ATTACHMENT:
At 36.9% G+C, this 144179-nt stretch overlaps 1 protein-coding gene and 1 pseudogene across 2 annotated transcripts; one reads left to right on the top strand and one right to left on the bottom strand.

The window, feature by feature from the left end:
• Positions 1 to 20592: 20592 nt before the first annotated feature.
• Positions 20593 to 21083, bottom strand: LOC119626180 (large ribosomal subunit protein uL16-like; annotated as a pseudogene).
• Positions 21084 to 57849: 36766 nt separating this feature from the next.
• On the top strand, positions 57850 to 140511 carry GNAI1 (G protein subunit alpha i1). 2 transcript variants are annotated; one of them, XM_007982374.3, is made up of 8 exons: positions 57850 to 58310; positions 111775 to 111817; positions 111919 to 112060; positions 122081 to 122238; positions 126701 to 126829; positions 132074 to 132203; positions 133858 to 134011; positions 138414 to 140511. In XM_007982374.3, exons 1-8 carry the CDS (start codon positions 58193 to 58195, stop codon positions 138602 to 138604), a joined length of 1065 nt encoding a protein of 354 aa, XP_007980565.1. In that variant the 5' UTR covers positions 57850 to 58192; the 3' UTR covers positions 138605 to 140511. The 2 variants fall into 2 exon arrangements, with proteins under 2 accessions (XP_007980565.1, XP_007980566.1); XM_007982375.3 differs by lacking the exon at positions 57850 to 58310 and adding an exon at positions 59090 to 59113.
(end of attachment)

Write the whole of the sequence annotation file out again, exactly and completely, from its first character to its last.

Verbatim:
At 36.9% G+C, this 144179-nt stretch overlaps 1 protein-coding gene and 1 pseudogene across 2 annotated transcripts; one reads left to right on the top strand and one right to left on the bottom strand.

The window, feature by feature from the left end:
• Positions 1 to 20592: 20592 nt before the first annotated feature.
• Positions 20593 to 21083, bottom strand: LOC119626180 (large ribosomal subunit protein uL16-like; annotated as a pseudogene).
• Positions 21084 to 57849: 36766 nt separating this feature from the next.
• On the top strand, positions 57850 to 140511 carry GNAI1 (G protein subunit alpha i1). 2 transcript variants are annotated; one of them, XM_007982374.3, is made up of 8 exons: positions 57850 to 58310; positions 111775 to 111817; positions 111919 to 112060; positions 122081 to 122238; positions 126701 to 126829; positions 132074 to 132203; positions 133858 to 134011; positions 138414 to 140511. In XM_007982374.3, exons 1-8 carry the CDS (start codon positions 58193 to 58195, stop codon positions 138602 to 138604), a joined length of 1065 nt encoding a protein of 354 aa, XP_007980565.1. In that variant the 5' UTR covers positions 57850 to 58192; the 3' UTR covers positions 138605 to 140511. The 2 variants fall into 2 exon arrangements, with proteins under 2 accessions (XP_007980565.1, XP_007980566.1); XM_007982375.3 differs by lacking the exon at positions 57850 to 58310 and adding an exon at positions 59090 to 59113.